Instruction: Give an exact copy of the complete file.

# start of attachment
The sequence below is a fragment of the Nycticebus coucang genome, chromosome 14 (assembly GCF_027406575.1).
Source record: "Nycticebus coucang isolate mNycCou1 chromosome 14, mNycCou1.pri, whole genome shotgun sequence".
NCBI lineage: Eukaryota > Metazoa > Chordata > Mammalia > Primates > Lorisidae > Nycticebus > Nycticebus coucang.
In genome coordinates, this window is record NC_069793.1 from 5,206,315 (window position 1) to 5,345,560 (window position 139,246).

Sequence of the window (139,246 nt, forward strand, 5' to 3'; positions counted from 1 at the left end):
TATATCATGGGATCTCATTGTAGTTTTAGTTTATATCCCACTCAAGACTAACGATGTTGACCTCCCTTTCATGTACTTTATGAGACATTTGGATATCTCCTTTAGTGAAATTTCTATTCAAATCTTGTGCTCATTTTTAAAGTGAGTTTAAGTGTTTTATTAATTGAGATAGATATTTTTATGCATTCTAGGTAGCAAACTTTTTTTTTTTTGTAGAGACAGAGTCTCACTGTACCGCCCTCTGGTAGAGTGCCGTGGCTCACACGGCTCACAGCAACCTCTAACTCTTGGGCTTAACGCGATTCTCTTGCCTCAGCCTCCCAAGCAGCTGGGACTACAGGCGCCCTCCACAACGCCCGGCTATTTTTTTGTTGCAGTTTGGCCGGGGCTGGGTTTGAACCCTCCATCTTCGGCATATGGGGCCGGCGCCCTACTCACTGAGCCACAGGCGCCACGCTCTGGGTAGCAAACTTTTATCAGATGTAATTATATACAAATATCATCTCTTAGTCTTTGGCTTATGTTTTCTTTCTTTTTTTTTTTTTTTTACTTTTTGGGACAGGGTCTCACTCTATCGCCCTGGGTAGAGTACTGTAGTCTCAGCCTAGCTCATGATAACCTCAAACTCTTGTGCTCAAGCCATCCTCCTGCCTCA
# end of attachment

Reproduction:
The sequence below is a fragment of the Nycticebus coucang genome, chromosome 14 (assembly GCF_027406575.1).
Source record: "Nycticebus coucang isolate mNycCou1 chromosome 14, mNycCou1.pri, whole genome shotgun sequence".
NCBI lineage: Eukaryota > Metazoa > Chordata > Mammalia > Primates > Lorisidae > Nycticebus > Nycticebus coucang.
In genome coordinates, this window is record NC_069793.1 from 5,206,315 (window position 1) to 5,345,560 (window position 139,246).

Sequence of the window (139,246 nt, forward strand, 5' to 3'; positions counted from 1 at the left end):
TATATCATGGGATCTCATTGTAGTTTTAGTTTATATCCCACTCAAGACTAACGATGTTGACCTCCCTTTCATGTACTTTATGAGACATTTGGATATCTCCTTTAGTGAAATTTCTATTCAAATCTTGTGCTCATTTTTAAAGTGAGTTTAAGTGTTTTATTAATTGAGATAGATATTTTTATGCATTCTAGGTAGCAAACTTTTTTTTTTTTGTAGAGACAGAGTCTCACTGTACCGCCCTCTGGTAGAGTGCCGTGGCTCACACGGCTCACAGCAACCTCTAACTCTTGGGCTTAACGCGATTCTCTTGCCTCAGCCTCCCAAGCAGCTGGGACTACAGGCGCCCTCCACAACGCCCGGCTATTTTTTTGTTGCAGTTTGGCCGGGGCTGGGTTTGAACCCTCCATCTTCGGCATATGGGGCCGGCGCCCTACTCACTGAGCCACAGGCGCCACGCTCTGGGTAGCAAACTTTTATCAGATGTAATTATATACAAATATCATCTCTTAGTCTTTGGCTTATGTTTTCTTTCTTTTTTTTTTTTTTTTACTTTTTGGGACAGGGTCTCACTCTATCGCCCTGGGTAGAGTACTGTAGTCTCAGCCTAGCTCATGATAACCTCAAACTCTTGTGCTCAAGCCATCCTCCTGCCTCA